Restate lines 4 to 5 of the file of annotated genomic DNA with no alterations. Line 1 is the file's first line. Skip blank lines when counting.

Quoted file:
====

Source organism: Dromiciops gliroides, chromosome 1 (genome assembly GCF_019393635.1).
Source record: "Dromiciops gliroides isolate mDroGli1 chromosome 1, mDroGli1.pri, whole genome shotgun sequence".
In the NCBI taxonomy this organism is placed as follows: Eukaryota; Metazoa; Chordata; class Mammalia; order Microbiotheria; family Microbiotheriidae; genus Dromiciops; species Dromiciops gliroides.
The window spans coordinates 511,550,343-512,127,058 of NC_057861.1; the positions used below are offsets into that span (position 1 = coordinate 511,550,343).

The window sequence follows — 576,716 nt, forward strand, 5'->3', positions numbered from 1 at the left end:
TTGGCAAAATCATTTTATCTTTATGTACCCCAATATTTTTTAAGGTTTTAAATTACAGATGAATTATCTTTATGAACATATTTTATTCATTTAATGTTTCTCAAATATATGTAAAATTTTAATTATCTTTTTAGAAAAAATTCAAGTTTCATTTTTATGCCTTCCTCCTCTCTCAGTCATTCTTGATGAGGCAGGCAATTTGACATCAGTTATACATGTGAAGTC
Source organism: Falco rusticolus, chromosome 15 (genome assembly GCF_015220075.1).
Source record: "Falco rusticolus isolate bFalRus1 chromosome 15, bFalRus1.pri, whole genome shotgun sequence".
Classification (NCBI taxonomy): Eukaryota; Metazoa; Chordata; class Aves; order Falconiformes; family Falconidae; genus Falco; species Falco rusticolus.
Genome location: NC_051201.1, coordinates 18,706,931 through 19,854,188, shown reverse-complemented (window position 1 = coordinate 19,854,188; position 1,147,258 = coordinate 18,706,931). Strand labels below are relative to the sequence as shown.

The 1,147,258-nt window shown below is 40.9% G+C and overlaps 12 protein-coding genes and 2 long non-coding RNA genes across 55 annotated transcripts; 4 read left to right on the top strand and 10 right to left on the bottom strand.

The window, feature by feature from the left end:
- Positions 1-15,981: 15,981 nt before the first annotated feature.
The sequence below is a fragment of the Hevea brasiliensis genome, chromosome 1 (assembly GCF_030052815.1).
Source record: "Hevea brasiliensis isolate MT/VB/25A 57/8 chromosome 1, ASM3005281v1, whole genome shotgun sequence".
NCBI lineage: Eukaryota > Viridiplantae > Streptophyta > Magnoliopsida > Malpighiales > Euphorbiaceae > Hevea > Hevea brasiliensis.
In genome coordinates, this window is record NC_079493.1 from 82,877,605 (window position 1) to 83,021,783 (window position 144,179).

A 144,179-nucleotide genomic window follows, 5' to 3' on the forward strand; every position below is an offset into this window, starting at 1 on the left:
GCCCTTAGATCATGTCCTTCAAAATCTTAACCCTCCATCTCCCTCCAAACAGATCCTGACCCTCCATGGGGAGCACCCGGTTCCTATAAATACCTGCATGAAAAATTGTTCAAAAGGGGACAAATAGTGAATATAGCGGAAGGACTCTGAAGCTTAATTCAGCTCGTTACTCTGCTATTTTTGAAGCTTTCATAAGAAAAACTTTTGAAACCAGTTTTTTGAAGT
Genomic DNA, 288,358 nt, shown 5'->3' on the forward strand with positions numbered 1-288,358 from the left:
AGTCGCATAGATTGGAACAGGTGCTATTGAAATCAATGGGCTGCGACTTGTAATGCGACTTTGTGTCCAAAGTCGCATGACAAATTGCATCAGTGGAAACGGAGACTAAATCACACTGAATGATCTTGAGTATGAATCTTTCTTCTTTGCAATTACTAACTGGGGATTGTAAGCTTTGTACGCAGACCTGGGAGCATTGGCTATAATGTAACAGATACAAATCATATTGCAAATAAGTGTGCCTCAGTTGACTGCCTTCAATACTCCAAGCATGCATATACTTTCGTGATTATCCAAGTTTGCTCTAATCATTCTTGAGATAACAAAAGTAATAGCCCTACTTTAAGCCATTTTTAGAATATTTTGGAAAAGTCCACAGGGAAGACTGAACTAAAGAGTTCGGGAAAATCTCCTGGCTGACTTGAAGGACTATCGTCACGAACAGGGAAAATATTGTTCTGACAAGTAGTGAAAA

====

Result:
The window spans coordinates 511,550,343-512,127,058 of NC_057861.1; the positions used below are offsets into that span (position 1 = coordinate 511,550,343).

The window sequence follows — 576,716 nt, forward strand, 5'->3', positions numbered from 1 at the left end: